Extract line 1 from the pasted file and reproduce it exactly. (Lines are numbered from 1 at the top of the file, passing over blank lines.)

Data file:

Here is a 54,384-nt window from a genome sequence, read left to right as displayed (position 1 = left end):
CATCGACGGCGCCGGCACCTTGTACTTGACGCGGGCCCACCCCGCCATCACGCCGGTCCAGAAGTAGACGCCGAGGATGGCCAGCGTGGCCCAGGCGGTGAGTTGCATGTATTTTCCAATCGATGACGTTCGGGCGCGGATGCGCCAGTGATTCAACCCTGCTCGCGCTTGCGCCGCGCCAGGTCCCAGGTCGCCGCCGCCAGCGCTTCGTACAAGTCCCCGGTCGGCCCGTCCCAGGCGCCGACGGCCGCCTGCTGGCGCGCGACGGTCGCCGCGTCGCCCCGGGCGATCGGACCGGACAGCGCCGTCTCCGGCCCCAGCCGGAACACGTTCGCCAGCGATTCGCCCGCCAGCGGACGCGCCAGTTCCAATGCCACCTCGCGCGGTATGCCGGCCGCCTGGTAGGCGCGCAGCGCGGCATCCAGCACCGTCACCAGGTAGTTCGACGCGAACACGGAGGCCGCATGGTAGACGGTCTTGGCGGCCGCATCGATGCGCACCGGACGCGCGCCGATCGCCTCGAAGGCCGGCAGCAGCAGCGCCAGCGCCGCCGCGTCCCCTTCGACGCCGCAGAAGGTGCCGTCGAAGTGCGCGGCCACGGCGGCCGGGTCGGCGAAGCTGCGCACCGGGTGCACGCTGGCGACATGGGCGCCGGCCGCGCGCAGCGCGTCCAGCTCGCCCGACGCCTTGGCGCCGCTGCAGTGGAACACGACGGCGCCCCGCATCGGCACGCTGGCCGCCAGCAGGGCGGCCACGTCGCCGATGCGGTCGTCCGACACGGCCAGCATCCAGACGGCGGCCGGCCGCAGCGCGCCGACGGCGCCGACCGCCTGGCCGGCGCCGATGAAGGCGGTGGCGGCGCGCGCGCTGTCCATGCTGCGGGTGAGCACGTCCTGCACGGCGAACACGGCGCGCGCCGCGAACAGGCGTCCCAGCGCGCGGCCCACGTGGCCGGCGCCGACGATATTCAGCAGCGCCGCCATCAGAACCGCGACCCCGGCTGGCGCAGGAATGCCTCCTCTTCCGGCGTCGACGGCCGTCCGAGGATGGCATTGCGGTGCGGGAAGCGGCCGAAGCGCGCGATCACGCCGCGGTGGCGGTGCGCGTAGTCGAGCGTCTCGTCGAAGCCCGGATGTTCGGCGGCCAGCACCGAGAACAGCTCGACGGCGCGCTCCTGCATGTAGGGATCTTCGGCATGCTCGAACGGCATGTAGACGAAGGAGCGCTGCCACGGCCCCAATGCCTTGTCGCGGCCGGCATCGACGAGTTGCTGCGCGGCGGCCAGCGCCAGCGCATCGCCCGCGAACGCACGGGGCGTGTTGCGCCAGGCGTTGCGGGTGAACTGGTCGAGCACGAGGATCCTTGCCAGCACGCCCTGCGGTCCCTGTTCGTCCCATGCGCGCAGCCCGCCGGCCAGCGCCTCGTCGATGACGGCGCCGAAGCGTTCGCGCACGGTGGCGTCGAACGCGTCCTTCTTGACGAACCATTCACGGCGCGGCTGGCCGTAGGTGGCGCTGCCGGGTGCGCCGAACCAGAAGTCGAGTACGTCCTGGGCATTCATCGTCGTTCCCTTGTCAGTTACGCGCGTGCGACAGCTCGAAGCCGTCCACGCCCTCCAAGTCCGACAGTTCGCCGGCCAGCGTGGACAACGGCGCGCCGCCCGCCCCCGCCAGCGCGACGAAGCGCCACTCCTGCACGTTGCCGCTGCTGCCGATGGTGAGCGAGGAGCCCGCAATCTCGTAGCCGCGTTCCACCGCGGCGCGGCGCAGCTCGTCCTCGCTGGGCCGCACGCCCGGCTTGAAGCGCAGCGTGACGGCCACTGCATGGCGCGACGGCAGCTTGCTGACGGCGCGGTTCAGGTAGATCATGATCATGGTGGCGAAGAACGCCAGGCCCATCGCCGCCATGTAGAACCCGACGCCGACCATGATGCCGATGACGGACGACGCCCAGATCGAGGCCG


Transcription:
Here is a 54,384-nt window from a genome sequence, read left to right as displayed (position 1 = left end):